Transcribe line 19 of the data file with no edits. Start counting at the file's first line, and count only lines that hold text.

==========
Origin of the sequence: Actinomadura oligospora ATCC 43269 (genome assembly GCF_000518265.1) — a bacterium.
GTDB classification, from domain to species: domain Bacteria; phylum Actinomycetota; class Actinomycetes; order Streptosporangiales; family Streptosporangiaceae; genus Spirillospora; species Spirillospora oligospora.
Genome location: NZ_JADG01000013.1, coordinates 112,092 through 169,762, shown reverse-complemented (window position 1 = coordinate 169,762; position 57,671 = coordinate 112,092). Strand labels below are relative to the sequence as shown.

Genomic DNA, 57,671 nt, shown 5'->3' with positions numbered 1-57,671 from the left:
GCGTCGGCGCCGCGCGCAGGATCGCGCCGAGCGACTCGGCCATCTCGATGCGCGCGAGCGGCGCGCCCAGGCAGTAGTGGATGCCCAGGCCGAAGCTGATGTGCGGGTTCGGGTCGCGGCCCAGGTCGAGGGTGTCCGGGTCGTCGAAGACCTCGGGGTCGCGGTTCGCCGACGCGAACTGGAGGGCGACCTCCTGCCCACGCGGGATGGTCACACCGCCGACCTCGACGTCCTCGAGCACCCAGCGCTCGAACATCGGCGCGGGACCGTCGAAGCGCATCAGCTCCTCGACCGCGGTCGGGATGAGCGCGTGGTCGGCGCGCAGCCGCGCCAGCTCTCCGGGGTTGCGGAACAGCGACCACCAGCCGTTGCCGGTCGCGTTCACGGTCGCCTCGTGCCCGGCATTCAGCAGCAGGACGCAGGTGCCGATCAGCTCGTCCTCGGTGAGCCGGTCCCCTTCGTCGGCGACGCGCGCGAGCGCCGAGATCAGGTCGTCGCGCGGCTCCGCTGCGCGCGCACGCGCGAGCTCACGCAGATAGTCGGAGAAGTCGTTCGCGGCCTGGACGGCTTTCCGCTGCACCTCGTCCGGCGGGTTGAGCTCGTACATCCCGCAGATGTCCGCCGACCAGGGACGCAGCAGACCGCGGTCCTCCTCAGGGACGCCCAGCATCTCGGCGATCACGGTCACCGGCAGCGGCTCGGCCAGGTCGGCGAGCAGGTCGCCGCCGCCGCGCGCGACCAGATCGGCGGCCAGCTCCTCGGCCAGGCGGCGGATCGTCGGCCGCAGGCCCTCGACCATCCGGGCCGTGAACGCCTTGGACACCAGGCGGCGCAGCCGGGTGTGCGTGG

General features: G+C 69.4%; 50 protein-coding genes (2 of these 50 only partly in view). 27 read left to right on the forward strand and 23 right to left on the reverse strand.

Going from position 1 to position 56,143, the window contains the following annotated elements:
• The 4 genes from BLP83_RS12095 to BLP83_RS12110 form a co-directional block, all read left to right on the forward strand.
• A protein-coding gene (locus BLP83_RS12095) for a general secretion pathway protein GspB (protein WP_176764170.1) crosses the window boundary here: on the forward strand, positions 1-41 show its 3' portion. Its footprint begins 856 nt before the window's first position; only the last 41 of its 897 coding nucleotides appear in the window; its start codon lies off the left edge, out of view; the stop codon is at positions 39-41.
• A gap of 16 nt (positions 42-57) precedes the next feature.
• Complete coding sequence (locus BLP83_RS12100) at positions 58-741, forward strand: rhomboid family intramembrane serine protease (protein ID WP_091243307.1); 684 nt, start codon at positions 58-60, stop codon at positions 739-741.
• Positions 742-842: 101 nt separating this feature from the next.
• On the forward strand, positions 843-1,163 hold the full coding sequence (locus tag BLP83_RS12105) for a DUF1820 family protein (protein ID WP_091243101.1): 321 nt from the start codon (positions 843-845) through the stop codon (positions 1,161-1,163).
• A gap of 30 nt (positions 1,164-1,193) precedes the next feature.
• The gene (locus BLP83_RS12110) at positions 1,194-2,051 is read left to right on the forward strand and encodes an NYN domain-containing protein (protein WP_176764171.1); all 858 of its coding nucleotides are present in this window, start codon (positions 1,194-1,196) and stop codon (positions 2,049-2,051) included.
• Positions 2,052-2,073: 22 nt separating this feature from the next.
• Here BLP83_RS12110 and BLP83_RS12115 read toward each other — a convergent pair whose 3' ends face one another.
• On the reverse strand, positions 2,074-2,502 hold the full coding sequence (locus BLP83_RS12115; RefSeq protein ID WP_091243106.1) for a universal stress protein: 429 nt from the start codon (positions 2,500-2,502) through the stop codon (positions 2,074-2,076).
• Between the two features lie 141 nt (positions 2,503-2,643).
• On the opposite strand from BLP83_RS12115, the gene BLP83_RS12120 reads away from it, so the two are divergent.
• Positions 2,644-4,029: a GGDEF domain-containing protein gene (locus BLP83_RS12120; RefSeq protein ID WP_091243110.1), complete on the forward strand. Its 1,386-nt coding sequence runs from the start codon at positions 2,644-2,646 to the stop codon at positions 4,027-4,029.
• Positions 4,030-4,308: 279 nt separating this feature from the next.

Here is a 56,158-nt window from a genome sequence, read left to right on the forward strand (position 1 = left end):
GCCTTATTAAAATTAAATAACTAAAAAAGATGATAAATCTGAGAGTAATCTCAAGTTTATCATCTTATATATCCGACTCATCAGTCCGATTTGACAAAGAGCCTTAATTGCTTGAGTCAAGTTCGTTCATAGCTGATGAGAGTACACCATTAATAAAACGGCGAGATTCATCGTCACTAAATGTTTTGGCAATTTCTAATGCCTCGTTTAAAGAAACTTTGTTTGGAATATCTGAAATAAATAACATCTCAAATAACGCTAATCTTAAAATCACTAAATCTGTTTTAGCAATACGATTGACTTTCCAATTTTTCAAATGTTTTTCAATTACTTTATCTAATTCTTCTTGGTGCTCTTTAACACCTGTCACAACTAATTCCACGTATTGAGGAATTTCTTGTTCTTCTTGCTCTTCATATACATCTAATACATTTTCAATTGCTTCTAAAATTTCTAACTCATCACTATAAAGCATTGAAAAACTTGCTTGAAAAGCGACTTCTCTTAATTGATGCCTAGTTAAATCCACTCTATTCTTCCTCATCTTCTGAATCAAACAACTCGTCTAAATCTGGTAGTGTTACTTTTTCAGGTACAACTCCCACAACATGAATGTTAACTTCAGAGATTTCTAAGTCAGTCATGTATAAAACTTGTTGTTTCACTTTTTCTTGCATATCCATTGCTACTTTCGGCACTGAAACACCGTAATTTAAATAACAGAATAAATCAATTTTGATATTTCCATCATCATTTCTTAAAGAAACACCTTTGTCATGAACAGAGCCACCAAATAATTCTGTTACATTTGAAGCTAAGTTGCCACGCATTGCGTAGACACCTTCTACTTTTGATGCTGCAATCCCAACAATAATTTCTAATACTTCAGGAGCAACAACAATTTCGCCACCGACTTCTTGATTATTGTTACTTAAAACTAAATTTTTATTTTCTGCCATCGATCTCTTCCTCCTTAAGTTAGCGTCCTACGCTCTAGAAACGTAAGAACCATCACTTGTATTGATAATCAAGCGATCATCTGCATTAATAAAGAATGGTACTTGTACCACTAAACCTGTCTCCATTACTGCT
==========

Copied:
• Between the two features lie 141 nt (positions 2,503-2,643).